FEBRUARY 2 — During the 13th general election five years ago, the prevailing sentiment (at least in the cities) was to vote for the Opposition that had then offered not only the promise of a new government, but more importantly, hope for a post-racial country as the Chinese and Malay-Muslim parties of DAP and PAS worked together.
Pakatan Rakyat’s (PR) choice of candidates almost didn’t seem to matter and Malays and Chinese happily voted for the DAP and PAS respectively.
Now in 2018, that hope has long dissipated, even though the new Opposition pact has rebranded itself the Alliance of Hope, and some do not feel that there is much difference between Pakatan Harapan (PH) and the long-ruling Barisan Nasional (BN).
Such sentiments came out strongly in a storm of Facebook posts and tweets on the loose hashtag movement, #UndiRosak, which advocated spoiling one’s vote in the 14th general elections (GE14).
Part of the frustration that so-called “idealistic” millennials like me feel stems from the fact the Malaysia’s democracy is very young. We only just got rid of BN’s decades-long parliamentary supermajority 10 years ago.
The state governments of Selangor and Penang have been under a different administration — PKR and DAP — for only two terms, though in a normal democracy that sees the regular rotation of governments, two terms is probably enough and the administrations should switch again.
It is only now that we begin to see the flourishing of not just human rights organisations led by seasoned activists, but also budding civil society movements led by ordinary residents in Kuala Lumpur, like in Taman Tun Dr Ismail and Taman Desa, who are doing things like sit-in protests, petitions, and town hall meetings to advocate their interests.
Letter-writing campaigns to one’s representatives, for example, are extremely common in mature democracies like the United States, but they are practically unheard of here in Malaysia.
If we want better representatives in the coming election, we voters must work hard ourselves to demand quality candidates who will uphold our interests. We cannot just sit back and rant on Facebook, without personally contacting our candidates to tell them what policies we want them to make.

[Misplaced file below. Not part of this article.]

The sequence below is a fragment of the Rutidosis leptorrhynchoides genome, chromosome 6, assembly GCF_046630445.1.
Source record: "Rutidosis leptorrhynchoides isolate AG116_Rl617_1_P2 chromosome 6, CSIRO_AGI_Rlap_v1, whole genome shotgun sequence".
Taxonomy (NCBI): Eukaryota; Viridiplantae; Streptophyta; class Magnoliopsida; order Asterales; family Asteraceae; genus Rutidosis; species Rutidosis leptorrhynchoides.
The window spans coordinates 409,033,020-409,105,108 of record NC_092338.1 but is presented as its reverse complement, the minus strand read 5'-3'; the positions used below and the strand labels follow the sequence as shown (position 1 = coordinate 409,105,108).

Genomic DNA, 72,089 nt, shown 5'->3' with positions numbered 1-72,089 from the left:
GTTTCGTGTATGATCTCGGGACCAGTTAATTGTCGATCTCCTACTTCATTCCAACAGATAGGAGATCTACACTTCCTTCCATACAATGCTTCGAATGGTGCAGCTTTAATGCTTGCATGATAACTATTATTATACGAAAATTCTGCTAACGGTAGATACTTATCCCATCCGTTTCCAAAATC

This is why BEBAS, a civil rights group I am a part of, recently launched a campaign called #CabarCalon.
The campaign aims to get voters to press their GE14 candidates to do three things: enact anti-discrimination legislation to prevent property owners and businesses from discriminating based on race, stop the use of taxpayers’ monies for religious purposes, and declare their assets before running for office.
It is a bottom-up approach. Rather than simply tell BN and PH, as large political entities, what kind of changes we want to see in the country, we aim to put pressure on individual candidates.
If Election 2013 was about voting along party lines, Election 2018 will be about candidates.
For too long, we have been content to either be pro-government or pro-Opposition, without bothering to personally tell our representatives what positions we want them to take on certain issues, or how to vote on certain Bills.
So it is no surprise that political parties themselves — both BN and PH — practise centralised decision-making and forbid their elected representatives from voting against the party. We see this happening at the federal level in Parliament and at the state level in Penang.
This is partially our fault as voters because we failed to tell our candidates how to act. If we want our representatives to vote in Parliament or in the state legislative assembly based on our interests as constituents, which may sometimes clash with the state or federal government, then we need to constantly text, email, and write letters to them, or visit their office.
Then perhaps, we may see more robust democracy in Malaysia, where political parties are forced to seek support for Bills across the aisle because they cannot automatically expect votes from their own representatives, who may have a different stand due to their constituents’ wishes.
Petitioning our representatives starts with the election itself.
If we want our Member of Parliament or state assemblyman to truly represent us, then we must demand that candidates running for office state their position on issues we care about. Never mind if their party has a different stand or, most likely, no stand at all.
I did not bother talking to my Segambut candidates at all in the 2008 and 2013 general elections. I simply ticked my preferred party on the ballot paper. I will not do the same in GE14.
This time, I will personally approach them and demand for their stand not just on anti-discrimination legislation, secularism, and asset declaration, but also on other issues that matter to me like a neighbourhood park in Taman Tun and reviving local council elections.
If candidates want our votes, they must be prepared to represent our interests. We have no use for party hacks who serve their party above voters.